Posts Tagged: humanities

The Rumpus Interview with Larissa MacFarquhar

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Larissa MacFarquhar discusses her book Strangers Drowning, why she finds nonfiction so compelling, and how she gets inside the minds of her subjects.

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Stop Measuring the Humanities with Dollar Signs

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Even though liberal arts degrees are actually good for business, Matt Burriesci (author of Dead White Guys: A Father, His Daughter, and the Great Books of the Western World) believes that supporters of the humanities should lay that argument to rest: A liberal arts education … may not teach you how to change your oil […]

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What Dreams May Come

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In a culture where everything is assigned a market value, imagination isn’t in high demand. Over at The Millions, Chloe Benjamin wonders why some of imagination’s most vivid manifestations—dreams and fiction—fall so low on our priority list: But in the absence of conclusive evidence, sleep’s utility—like that of fiction—is still in doubt. How much, in […]

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The Literary Underground

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Raphael Allison, at Guernica, fuses together his experience at this year’s MLA conference in Chicago with the subculture of the modernists in order to discuss the “crisis in the humanities”: Mods and literary academics are caught between the allure of wildness, ingenuity, and nonconformity and the desire for some sort of stability, recognition, and achievement.

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The Self-Fulfilling Death of Humanities

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Fearing the depreciating value of the humanities fields drives away talent and financial resources, concludes Benjamin Winterhalter, writing for the Atlantic. Humanities subjects include research areas often difficult to assess through quantitative methods, but, despite policymakers’ interest in statistical data, many problems facing society are more complex than simple numbers: There is little sense in […]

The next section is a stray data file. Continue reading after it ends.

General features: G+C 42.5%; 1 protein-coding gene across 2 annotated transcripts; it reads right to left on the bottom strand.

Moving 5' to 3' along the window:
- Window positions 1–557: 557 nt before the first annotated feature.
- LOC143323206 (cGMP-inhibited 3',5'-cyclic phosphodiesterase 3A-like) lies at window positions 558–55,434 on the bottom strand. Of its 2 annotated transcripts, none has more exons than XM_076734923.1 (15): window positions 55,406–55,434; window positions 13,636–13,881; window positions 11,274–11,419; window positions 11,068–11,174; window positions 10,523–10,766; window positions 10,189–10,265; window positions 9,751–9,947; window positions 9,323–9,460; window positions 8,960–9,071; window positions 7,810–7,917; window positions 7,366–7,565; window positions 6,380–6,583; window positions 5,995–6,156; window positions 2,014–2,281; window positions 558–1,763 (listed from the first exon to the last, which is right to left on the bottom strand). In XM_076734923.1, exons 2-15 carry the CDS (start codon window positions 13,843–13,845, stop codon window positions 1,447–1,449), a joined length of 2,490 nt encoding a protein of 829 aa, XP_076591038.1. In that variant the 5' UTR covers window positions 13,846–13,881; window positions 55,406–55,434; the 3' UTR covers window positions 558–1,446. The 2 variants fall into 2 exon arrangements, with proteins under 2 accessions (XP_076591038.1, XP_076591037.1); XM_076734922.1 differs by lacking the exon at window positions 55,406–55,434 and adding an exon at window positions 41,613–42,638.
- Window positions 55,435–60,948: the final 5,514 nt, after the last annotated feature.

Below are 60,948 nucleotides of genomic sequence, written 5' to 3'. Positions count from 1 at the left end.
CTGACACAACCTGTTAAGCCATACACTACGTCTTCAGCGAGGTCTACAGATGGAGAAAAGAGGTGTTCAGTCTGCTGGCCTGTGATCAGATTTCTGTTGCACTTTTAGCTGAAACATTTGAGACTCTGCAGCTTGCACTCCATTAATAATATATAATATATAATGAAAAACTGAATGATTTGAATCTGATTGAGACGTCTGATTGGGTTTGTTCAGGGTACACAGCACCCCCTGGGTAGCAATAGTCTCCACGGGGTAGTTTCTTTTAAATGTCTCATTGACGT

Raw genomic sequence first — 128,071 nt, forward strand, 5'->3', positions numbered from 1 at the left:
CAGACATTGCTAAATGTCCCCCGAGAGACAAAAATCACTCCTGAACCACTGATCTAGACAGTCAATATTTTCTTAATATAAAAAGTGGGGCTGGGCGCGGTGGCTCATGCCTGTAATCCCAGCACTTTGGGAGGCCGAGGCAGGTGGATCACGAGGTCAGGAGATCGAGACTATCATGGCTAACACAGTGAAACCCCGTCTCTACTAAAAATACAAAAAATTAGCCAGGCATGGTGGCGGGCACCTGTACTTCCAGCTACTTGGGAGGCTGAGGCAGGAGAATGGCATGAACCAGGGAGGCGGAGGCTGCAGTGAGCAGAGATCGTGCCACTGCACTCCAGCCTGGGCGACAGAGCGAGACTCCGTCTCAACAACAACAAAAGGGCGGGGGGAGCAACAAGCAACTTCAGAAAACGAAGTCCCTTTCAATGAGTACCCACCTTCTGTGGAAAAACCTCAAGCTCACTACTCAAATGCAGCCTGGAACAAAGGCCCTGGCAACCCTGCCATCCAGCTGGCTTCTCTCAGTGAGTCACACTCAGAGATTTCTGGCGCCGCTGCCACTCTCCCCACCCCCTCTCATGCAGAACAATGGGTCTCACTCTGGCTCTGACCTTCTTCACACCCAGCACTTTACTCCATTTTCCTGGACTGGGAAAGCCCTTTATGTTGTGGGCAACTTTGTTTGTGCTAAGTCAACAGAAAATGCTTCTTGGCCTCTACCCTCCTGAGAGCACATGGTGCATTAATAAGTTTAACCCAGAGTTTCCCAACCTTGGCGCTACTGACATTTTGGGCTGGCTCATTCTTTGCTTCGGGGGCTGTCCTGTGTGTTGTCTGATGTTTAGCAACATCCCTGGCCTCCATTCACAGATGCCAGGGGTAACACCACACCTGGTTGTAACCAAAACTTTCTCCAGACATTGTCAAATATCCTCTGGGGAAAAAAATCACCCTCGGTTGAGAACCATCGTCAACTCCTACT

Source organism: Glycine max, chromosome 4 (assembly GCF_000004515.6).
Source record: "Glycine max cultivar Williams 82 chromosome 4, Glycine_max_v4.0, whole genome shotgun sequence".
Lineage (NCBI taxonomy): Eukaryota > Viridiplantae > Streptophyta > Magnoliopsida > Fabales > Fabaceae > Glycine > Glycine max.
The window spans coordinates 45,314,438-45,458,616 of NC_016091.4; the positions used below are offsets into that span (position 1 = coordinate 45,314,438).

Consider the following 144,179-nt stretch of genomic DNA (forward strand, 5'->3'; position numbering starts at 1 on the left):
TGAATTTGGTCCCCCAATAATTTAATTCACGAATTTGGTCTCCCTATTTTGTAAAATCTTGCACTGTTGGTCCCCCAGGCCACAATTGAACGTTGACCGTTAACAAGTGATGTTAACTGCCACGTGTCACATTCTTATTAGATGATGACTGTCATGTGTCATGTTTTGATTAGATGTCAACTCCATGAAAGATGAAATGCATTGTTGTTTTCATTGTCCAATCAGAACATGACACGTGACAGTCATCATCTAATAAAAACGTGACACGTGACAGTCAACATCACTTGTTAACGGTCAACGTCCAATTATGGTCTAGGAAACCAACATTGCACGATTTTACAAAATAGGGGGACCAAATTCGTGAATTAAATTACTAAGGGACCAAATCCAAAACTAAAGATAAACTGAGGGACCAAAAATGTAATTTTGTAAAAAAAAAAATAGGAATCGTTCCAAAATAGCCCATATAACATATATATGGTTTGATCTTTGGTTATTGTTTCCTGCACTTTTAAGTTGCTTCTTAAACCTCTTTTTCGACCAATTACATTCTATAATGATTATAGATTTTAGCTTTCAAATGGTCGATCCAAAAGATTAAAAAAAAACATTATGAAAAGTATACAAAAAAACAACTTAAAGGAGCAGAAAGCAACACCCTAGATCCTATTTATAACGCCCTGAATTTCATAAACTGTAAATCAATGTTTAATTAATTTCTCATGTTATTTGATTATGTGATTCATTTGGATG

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Bad News for English Majors

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Last week, we blogged about how, contrary to popular opinion, English majors are, in fact, employable. But, argues Verlyn Klinkenborg, the misperception that the humanities are impractical career-wise is actually hurting the field, making it less practical in every way. He says of his students, for whom reading and writing have been consistently deemphasized and […]

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Undergrads Beware

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An article in the Atlantic discusses the Washington Post’s graph that charts undergraduate degrees and their expected income levels. The Post’s graph seems pretty deterministic (or maybe it just reflects how trendy it is to plot income level against groups of people), implying that all humanities majors get ready for frugal lifestyles in education and […]

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